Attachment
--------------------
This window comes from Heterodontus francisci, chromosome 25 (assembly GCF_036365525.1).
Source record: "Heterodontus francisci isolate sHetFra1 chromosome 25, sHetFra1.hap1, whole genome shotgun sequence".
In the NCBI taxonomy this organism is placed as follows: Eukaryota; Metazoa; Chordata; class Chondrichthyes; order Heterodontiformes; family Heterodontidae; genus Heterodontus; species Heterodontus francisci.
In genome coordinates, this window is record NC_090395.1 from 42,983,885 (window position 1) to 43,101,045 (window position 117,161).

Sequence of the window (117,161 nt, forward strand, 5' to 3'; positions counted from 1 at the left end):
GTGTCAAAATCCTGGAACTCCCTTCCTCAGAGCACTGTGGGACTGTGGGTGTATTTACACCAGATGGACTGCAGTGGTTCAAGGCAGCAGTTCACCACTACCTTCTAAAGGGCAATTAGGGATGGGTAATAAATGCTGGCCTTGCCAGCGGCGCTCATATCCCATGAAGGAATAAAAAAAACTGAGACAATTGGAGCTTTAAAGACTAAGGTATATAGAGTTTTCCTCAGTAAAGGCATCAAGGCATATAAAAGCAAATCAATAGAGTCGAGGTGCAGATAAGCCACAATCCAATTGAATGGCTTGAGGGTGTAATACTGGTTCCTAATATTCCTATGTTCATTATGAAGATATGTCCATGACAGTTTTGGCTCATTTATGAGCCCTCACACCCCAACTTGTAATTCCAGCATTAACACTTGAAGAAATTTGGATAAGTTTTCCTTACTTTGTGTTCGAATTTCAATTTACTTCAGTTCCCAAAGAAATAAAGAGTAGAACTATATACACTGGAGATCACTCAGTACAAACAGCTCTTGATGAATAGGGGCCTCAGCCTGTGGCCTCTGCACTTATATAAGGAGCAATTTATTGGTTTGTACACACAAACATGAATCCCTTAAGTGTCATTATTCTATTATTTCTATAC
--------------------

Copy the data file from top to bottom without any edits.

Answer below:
This window comes from Heterodontus francisci, chromosome 25 (assembly GCF_036365525.1).
Source record: "Heterodontus francisci isolate sHetFra1 chromosome 25, sHetFra1.hap1, whole genome shotgun sequence".
In the NCBI taxonomy this organism is placed as follows: Eukaryota; Metazoa; Chordata; class Chondrichthyes; order Heterodontiformes; family Heterodontidae; genus Heterodontus; species Heterodontus francisci.
In genome coordinates, this window is record NC_090395.1 from 42,983,885 (window position 1) to 43,101,045 (window position 117,161).

Sequence of the window (117,161 nt, forward strand, 5' to 3'; positions counted from 1 at the left end):
GTGTCAAAATCCTGGAACTCCCTTCCTCAGAGCACTGTGGGACTGTGGGTGTATTTACACCAGATGGACTGCAGTGGTTCAAGGCAGCAGTTCACCACTACCTTCTAAAGGGCAATTAGGGATGGGTAATAAATGCTGGCCTTGCCAGCGGCGCTCATATCCCATGAAGGAATAAAAAAAACTGAGACAATTGGAGCTTTAAAGACTAAGGTATATAGAGTTTTCCTCAGTAAAGGCATCAAGGCATATAAAAGCAAATCAATAGAGTCGAGGTGCAGATAAGCCACAATCCAATTGAATGGCTTGAGGGTGTAATACTGGTTCCTAATATTCCTATGTTCATTATGAAGATATGTCCATGACAGTTTTGGCTCATTTATGAGCCCTCACACCCCAACTTGTAATTCCAGCATTAACACTTGAAGAAATTTGGATAAGTTTTCCTTACTTTGTGTTCGAATTTCAATTTACTTCAGTTCCCAAAGAAATAAAGAGTAGAACTATATACACTGGAGATCACTCAGTACAAACAGCTCTTGATGAATAGGGGCCTCAGCCTGTGGCCTCTGCACTTATATAAGGAGCAATTTATTGGTTTGTACACACAAACATGAATCCCTTAAGTGTCATTATTCTATTATTTCTATAC